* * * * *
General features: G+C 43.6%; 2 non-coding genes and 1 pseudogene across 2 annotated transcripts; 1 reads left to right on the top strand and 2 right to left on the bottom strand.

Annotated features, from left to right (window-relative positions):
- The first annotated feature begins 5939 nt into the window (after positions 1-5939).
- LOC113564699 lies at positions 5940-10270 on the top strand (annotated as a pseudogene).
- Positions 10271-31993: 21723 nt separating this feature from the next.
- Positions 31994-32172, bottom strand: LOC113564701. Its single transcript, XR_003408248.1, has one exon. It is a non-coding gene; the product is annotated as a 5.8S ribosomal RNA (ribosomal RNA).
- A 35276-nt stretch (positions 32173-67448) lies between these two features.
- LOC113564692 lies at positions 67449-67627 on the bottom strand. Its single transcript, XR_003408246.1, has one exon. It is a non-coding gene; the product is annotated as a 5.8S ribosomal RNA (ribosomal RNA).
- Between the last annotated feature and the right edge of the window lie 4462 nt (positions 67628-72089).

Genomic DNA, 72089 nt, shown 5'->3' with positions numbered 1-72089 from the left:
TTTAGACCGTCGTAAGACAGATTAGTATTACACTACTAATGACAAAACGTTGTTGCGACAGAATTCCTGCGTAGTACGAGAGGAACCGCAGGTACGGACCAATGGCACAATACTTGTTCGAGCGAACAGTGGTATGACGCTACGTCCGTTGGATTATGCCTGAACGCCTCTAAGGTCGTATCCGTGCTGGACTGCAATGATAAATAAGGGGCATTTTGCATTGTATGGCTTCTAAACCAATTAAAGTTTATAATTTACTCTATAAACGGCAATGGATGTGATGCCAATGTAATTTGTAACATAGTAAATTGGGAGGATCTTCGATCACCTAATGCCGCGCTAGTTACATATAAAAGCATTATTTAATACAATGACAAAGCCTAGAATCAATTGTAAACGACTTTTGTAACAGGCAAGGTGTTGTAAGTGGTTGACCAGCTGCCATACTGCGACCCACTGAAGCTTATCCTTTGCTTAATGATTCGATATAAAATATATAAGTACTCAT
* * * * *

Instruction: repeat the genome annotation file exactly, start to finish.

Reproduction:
General features: G+C 43.6%; 2 non-coding genes and 1 pseudogene across 2 annotated transcripts; 1 reads left to right on the top strand and 2 right to left on the bottom strand.

Annotated features, from left to right (window-relative positions):
- The first annotated feature begins 5939 nt into the window (after positions 1-5939).
- LOC113564699 lies at positions 5940-10270 on the top strand (annotated as a pseudogene).
- Positions 10271-31993: 21723 nt separating this feature from the next.
- Positions 31994-32172, bottom strand: LOC113564701. Its single transcript, XR_003408248.1, has one exon. It is a non-coding gene; the product is annotated as a 5.8S ribosomal RNA (ribosomal RNA).
- A 35276-nt stretch (positions 32173-67448) lies between these two features.
- LOC113564692 lies at positions 67449-67627 on the bottom strand. Its single transcript, XR_003408246.1, has one exon. It is a non-coding gene; the product is annotated as a 5.8S ribosomal RNA (ribosomal RNA).
- Between the last annotated feature and the right edge of the window lie 4462 nt (positions 67628-72089).

Genomic DNA, 72089 nt, shown 5'->3' with positions numbered 1-72089 from the left:
TTTAGACCGTCGTAAGACAGATTAGTATTACACTACTAATGACAAAACGTTGTTGCGACAGAATTCCTGCGTAGTACGAGAGGAACCGCAGGTACGGACCAATGGCACAATACTTGTTCGAGCGAACAGTGGTATGACGCTACGTCCGTTGGATTATGCCTGAACGCCTCTAAGGTCGTATCCGTGCTGGACTGCAATGATAAATAAGGGGCATTTTGCATTGTATGGCTTCTAAACCAATTAAAGTTTATAATTTACTCTATAAACGGCAATGGATGTGATGCCAATGTAATTTGTAACATAGTAAATTGGGAGGATCTTCGATCACCTAATGCCGCGCTAGTTACATATAAAAGCATTATTTAATACAATGACAAAGCCTAGAATCAATTGTAAACGACTTTTGTAACAGGCAAGGTGTTGTAAGTGGTTGACCAGCTGCCATACTGCGACCCACTGAAGCTTATCCTTTGCTTAATGATTCGATATAAAATATATAAGTACTCAT